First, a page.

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Executive Report - By Thomas Baekdal - July 2011

Give Your Articles a Life

The life of a digital article far outranks the initial circulation. Publishing online is not about what you published today or this week. It is a long-term strategy.

One of the really big differences between print and digital publishing is the lifespan of an article. In print, the lifespan is roughly one day - or the time it takes to read it.

Print articles are dead on arrival. They have no life. Sure there is a minimal amount of sharing in the print world, but the level are extremely low. The overall lifespan of a print article is very short. Most newspapers are simple thrown out after a few days.

Because of this, people in the print world have developed tactics to keep an article going. Since they cannot reference or "link" to an older print article, journalists are instructed to repeat the story if something new happens. They cannot ask people to go back to read the paper from last Friday when it is now at the dump.

This is, of course, a complete wastes of everyone's time, but it is the best you can do in the print world.

This also introduces a culture of seeing the past as something that is dead and gone. We see this very clearly when traditional newspapers go online. They talk about archives of news.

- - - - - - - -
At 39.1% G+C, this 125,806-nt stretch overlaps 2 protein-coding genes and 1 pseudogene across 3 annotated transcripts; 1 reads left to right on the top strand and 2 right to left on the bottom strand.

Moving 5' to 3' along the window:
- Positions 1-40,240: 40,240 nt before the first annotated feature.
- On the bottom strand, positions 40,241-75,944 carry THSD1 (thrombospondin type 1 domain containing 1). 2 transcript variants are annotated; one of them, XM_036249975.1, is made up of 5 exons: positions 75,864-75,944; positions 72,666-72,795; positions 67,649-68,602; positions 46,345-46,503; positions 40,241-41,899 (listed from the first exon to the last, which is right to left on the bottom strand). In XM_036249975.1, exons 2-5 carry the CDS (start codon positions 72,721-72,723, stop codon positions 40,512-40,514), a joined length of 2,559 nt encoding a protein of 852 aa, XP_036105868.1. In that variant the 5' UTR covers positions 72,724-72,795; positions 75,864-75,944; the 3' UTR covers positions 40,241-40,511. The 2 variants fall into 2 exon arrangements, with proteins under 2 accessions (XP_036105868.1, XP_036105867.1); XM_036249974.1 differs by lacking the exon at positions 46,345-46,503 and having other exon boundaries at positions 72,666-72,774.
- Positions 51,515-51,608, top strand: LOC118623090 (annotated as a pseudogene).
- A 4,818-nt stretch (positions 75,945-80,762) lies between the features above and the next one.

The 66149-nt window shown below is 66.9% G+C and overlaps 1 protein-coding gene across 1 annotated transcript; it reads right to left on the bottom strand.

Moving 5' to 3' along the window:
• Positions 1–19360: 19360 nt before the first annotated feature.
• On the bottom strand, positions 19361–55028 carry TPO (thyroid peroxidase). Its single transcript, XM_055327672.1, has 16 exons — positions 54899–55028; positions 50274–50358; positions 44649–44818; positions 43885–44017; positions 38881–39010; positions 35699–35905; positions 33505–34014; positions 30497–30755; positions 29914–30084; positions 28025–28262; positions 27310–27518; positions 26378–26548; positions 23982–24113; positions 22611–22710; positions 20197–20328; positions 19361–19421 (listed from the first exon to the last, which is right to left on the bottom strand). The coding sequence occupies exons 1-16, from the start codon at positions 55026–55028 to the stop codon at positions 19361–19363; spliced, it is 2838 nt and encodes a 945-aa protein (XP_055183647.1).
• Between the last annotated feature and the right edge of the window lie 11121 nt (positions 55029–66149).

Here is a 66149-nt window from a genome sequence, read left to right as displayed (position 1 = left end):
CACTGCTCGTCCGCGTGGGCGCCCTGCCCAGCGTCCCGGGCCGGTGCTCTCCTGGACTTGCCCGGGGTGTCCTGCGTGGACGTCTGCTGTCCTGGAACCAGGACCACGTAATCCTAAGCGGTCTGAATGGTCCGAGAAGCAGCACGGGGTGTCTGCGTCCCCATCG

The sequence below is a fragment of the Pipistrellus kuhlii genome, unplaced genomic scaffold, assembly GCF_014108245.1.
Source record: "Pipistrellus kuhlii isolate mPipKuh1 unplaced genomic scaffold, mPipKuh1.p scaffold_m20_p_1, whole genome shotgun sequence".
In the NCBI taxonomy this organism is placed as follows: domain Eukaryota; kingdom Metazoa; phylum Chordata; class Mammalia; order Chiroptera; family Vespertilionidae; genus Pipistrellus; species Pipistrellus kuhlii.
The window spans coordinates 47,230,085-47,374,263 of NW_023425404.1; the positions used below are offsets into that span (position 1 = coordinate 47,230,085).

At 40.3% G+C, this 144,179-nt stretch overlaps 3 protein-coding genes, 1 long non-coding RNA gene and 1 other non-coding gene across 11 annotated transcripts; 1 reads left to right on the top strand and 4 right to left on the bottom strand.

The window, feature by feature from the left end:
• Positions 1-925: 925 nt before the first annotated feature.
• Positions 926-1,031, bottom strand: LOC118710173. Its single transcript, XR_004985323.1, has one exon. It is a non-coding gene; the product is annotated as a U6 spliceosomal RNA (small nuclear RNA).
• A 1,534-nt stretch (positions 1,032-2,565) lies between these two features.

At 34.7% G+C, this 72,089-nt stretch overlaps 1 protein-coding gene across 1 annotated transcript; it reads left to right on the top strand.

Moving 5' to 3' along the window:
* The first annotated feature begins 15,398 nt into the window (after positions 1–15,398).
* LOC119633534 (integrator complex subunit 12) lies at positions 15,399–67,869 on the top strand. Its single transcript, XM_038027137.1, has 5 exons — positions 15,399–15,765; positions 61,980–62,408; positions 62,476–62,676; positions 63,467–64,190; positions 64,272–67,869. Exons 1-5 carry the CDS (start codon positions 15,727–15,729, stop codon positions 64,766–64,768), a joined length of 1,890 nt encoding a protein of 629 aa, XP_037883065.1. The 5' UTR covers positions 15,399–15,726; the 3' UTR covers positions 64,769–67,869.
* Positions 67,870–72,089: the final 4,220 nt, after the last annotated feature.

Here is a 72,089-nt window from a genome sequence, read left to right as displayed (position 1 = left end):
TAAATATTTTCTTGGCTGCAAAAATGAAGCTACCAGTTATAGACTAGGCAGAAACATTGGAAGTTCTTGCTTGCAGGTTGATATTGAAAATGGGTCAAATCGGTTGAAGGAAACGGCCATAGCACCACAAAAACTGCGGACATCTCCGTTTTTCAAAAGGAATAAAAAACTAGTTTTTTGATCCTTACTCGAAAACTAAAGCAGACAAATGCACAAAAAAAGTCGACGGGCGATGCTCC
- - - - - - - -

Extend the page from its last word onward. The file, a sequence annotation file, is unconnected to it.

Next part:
Just the word - archive - sounds like a dusty old warehouse that no one ever visits. It is like the attic or some dark corner of the basement.

In the digital world we do not have archives. Every article is a live article. It is just as easy to read an older article as it is to read a new one. The lifespan of an digital article is not determined by the circulation of the moment it was published.

Digital articles can live on for a very long time, if you allow them to. And their longevity far outranks their initial traffic from the day (or week) it was published.

Three examples:

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What is Baekdal?

Baekdal is a magazine for media professionals, focusing on media analysis, trends, patterns, strategy, journalistic focus, and newsroom optimization. Since 2010, it has helped publishers in more than 40 countries, including big and small publishers like Condé Nast, Bonnier, Schibsted, NRC, and others, as well as companies like Google and Microsoft.

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Thomas Baekdal

Founder, media analyst, author, and publisher. Follow on Twitter

"Thomas Baekdal is one of Scandinavia's most sought-after experts in the digitization of media companies. He has made ​​himself known for his analysis of how digitization has changed the way we consume media."
Swedish business magazine, Resumé


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